Government to increase Vessel Monitoring Stations – Minister

Elizabeth Naa Aforley Quaye

The Minister of Fisheries and Aquaculture Development, Mrs Elizabeth Naa Afoley Quaye, has said the Ministry would mount tracking devices at Vessel Monitoring Stations that would monitor fishing boats and canoes that engaged in illegal fishing on the sea.

She said it formed part of efforts to enforcing the fisheries law and regulations, adding “We will set up vessel monitoring stations that will track fishing activities”.

The Sector Minister made this known at a Stakeholders Meeting on Fisheries Law Enforcement in Accra, on Tuesday, to dialogue on finding solutions to unreported and unregulated fishing practices in the country.

Mrs Quaye said: “There are two vessel monitoring stations in Ghana currently and these machines take video coverage of fishermen who practice light fishing on the sea, therefore, the culprits when captured in the video, would be arrested and prosecuted”.

She said it had constituted a taskforce to remove all Chinese and Korean trawlers from the sea and the move was in response to concerns raised by some local fishermen about Chinese invasion on the sea and their illegal practices of using bamboo and light to attract and catch fish.

Ms Zenator Agyemang Rawlings, the Member Parliament (MP) for Korle Klortey, who participated in the forum, expressed concern about indiscriminate dumping of rubbish in drains, especially plastics that ended up in the sea.

She noted that the lagoons entered the sea and eventually, the plastics ended up in the sea and cause havoc to the fish stock resulting in depletion of the fishes.

“I urge you all to practise proper hygiene and keep our coastlines and cities clean. When we all do this, we will once again experience bountiful harvest of fish at a less price,” she said.

Some chief fishermen and fishmongers who took part in the meeting expressed concerns about political interference and partisan politics as the bane affecting the enforcement of the fisheries laws and regulations.

They said there had been occasions where the fishery law enforcement taskforce had arrested fishermen for engaging in illegal fishing, but people often tagged those arrests as being politically-motivated and, therefore, the offenders were let off the hook.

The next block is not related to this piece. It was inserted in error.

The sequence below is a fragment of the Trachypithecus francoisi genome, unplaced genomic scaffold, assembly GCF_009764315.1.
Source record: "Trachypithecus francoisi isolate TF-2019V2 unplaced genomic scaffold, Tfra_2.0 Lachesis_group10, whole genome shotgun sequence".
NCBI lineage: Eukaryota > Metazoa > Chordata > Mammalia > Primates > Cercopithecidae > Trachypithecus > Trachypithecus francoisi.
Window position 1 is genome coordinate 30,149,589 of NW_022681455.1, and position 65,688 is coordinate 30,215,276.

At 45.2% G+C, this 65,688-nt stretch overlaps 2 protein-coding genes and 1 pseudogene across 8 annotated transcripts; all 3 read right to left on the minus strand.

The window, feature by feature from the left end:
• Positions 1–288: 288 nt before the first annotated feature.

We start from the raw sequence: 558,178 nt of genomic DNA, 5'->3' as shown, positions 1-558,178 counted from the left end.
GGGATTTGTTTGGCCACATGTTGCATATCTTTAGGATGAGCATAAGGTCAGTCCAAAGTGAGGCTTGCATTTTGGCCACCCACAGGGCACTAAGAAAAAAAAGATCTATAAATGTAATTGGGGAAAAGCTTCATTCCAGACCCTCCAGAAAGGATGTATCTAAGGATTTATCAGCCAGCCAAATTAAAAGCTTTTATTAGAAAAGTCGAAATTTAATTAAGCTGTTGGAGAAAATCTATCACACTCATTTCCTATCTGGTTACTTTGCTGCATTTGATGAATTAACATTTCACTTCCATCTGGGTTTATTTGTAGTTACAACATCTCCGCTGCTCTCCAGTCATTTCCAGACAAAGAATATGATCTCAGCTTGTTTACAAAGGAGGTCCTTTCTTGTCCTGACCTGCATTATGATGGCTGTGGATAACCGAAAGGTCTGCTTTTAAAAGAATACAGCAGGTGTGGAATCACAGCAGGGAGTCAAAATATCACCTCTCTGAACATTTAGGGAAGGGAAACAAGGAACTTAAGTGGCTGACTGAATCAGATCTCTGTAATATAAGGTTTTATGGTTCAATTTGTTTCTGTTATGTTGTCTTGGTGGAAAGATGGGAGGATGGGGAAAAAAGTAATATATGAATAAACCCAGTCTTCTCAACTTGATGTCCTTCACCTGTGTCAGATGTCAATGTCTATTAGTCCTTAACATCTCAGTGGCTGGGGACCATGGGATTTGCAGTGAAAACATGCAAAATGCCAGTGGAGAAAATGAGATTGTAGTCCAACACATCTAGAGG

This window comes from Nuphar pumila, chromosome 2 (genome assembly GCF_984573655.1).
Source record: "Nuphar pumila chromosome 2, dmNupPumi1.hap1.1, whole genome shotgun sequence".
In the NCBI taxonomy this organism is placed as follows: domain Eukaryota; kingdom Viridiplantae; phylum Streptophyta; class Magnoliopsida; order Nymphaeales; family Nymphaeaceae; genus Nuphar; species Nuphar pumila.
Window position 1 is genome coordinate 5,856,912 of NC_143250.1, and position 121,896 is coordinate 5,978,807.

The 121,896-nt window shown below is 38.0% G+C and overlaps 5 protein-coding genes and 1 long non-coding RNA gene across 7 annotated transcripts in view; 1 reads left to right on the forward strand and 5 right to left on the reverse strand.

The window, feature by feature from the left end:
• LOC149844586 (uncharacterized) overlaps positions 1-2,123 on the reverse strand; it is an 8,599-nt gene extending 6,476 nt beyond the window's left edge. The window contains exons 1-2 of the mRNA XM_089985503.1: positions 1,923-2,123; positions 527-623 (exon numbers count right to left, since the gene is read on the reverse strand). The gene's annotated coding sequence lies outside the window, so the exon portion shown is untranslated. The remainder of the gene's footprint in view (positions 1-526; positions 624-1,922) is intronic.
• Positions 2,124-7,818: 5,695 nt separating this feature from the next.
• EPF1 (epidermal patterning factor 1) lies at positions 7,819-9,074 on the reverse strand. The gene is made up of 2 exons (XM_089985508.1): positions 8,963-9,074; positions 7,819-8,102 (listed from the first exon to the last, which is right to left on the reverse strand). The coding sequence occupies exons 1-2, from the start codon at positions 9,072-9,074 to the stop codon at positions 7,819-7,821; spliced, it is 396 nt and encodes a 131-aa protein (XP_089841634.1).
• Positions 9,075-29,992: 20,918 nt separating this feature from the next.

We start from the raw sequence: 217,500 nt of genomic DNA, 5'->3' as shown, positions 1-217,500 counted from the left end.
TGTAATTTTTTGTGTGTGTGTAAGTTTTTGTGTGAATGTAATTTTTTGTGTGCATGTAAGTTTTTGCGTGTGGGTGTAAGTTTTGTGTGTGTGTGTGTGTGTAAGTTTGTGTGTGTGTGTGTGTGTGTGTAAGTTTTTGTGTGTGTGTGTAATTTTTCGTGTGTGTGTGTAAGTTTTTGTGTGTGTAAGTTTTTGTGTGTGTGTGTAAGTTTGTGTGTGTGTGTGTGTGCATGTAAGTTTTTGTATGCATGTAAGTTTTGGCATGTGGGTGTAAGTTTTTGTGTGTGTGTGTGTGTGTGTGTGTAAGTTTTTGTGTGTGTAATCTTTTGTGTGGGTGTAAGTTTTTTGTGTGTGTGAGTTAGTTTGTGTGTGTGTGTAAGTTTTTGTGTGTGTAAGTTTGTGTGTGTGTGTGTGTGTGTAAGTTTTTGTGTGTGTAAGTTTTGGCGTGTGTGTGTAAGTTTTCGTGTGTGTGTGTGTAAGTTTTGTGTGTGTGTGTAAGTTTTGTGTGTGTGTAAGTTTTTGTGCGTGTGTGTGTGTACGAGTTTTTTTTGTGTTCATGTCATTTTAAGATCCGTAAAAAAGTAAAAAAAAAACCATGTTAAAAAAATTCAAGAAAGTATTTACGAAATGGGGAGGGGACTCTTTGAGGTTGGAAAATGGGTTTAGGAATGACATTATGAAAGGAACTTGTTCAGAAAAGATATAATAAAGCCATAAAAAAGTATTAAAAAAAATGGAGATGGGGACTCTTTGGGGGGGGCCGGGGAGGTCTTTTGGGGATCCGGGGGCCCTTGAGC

They therefore suggested that all offenders of the fisheries laws and regulations should be made to pay huge fines or penalty to serve as deterrent to others.

Under the Collaboratory Fisheries Management, fishermen have been given the authority to regulate fishing activities in their respective areas and to deal with people practising illegal fishing methods.

Watch committee members in Prampram in the Greater Accra Region, for instance, testified that, since they made sure people did not practise light fishing in the area, it had yielded positive outcomes and enjoying bumper catch.

They suggested that the Ministry should replicate the setting up of such committees in other coastal communities, to protect marine life in the sea and other water bodies.

The meeting advised fisher folks to halt all forms of illegal fishing activities so that, the country’s processed fishes would meet international standards.

The stakeholders meeting concluded on a good note with major players in the fishing industry agreeing that light fishing, use of chemicals, under-sized fishing nets and bamboo for fishing should be barred.

Ghana has been battling light fishing for a number of years now and consensus reached by the stakeholders would help in bringing an end to all forms of illegal fishing practices in the country.

Source: GNA

Leave A Reply

Your email address will not be published.